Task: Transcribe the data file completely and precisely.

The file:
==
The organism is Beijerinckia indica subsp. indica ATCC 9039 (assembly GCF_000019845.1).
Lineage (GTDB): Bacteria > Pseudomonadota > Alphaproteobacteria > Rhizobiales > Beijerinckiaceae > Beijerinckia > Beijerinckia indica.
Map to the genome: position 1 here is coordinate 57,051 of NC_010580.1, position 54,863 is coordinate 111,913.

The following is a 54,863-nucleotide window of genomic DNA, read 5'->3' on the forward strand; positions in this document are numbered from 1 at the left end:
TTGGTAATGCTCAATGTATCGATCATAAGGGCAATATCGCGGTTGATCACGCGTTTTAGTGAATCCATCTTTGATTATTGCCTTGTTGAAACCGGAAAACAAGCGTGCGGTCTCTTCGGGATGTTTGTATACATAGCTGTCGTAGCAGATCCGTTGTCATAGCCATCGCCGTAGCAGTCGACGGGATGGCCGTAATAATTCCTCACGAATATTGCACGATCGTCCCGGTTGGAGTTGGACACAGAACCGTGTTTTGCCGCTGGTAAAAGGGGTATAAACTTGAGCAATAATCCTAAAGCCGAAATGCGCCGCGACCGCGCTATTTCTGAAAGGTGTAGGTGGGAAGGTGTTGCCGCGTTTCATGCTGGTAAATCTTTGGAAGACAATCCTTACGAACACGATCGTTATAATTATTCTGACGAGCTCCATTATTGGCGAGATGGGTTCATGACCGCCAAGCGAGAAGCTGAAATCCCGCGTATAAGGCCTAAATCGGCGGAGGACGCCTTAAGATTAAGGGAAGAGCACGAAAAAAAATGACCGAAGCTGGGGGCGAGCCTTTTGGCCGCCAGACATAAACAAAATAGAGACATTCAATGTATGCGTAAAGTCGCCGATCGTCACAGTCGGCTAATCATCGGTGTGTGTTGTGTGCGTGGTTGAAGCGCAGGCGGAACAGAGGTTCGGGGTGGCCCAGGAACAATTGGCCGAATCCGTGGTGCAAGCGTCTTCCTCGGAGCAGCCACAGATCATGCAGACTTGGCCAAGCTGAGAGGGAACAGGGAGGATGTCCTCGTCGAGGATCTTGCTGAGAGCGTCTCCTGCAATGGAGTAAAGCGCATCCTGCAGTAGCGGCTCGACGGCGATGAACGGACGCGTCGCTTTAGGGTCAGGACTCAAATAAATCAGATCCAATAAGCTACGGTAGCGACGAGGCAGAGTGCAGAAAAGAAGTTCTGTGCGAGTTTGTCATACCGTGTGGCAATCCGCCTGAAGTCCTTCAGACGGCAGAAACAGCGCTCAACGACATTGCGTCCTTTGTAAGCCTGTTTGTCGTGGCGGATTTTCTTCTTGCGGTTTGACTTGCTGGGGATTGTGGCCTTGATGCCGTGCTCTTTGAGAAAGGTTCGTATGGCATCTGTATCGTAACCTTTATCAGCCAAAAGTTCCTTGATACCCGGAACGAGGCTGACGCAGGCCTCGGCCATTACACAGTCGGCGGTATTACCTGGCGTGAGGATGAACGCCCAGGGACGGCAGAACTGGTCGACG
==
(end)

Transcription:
The organism is Beijerinckia indica subsp. indica ATCC 9039 (assembly GCF_000019845.1).
Lineage (GTDB): Bacteria > Pseudomonadota > Alphaproteobacteria > Rhizobiales > Beijerinckiaceae > Beijerinckia > Beijerinckia indica.
Map to the genome: position 1 here is coordinate 57,051 of NC_010580.1, position 54,863 is coordinate 111,913.

The following is a 54,863-nucleotide window of genomic DNA, read 5'->3' on the forward strand; positions in this document are numbered from 1 at the left end:
TTGGTAATGCTCAATGTATCGATCATAAGGGCAATATCGCGGTTGATCACGCGTTTTAGTGAATCCATCTTTGATTATTGCCTTGTTGAAACCGGAAAACAAGCGTGCGGTCTCTTCGGGATGTTTGTATACATAGCTGTCGTAGCAGATCCGTTGTCATAGCCATCGCCGTAGCAGTCGACGGGATGGCCGTAATAATTCCTCACGAATATTGCACGATCGTCCCGGTTGGAGTTGGACACAGAACCGTGTTTTGCCGCTGGTAAAAGGGGTATAAACTTGAGCAATAATCCTAAAGCCGAAATGCGCCGCGACCGCGCTATTTCTGAAAGGTGTAGGTGGGAAGGTGTTGCCGCGTTTCATGCTGGTAAATCTTTGGAAGACAATCCTTACGAACACGATCGTTATAATTATTCTGACGAGCTCCATTATTGGCGAGATGGGTTCATGACCGCCAAGCGAGAAGCTGAAATCCCGCGTATAAGGCCTAAATCGGCGGAGGACGCCTTAAGATTAAGGGAAGAGCACGAAAAAAAATGACCGAAGCTGGGGGCGAGCCTTTTGGCCGCCAGACATAAACAAAATAGAGACATTCAATGTATGCGTAAAGTCGCCGATCGTCACAGTCGGCTAATCATCGGTGTGTGTTGTGTGCGTGGTTGAAGCGCAGGCGGAACAGAGGTTCGGGGTGGCCCAGGAACAATTGGCCGAATCCGTGGTGCAAGCGTCTTCCTCGGAGCAGCCACAGATCATGCAGACTTGGCCAAGCTGAGAGGGAACAGGGAGGATGTCCTCGTCGAGGATCTTGCTGAGAGCGTCTCCTGCAATGGAGTAAAGCGCATCCTGCAGTAGCGGCTCGACGGCGATGAACGGACGCGTCGCTTTAGGGTCAGGACTCAAATAAATCAGATCCAATAAGCTACGGTAGCGACGAGGCAGAGTGCAGAAAAGAAGTTCTGTGCGAGTTTGTCATACCGTGTGGCAATCCGCCTGAAGTCCTTCAGACGGCAGAAACAGCGCTCAACGACATTGCGTCCTTTGTAAGCCTGTTTGTCGTGGCGGATTTTCTTCTTGCGGTTTGACTTGCTGGGGATTGTGGCCTTGATGCCGTGCTCTTTGAGAAAGGTTCGTATGGCATCTGTATCGTAACCTTTATCAGCCAAAAGTTCCTTGATACCCGGAACGAGGCTGACGCAGGCCTCGGCCATTACACAGTCGGCGGTATTACCTGGCGTGAGGATGAACGCCCAGGGACGGCAGAACTGGTCGACG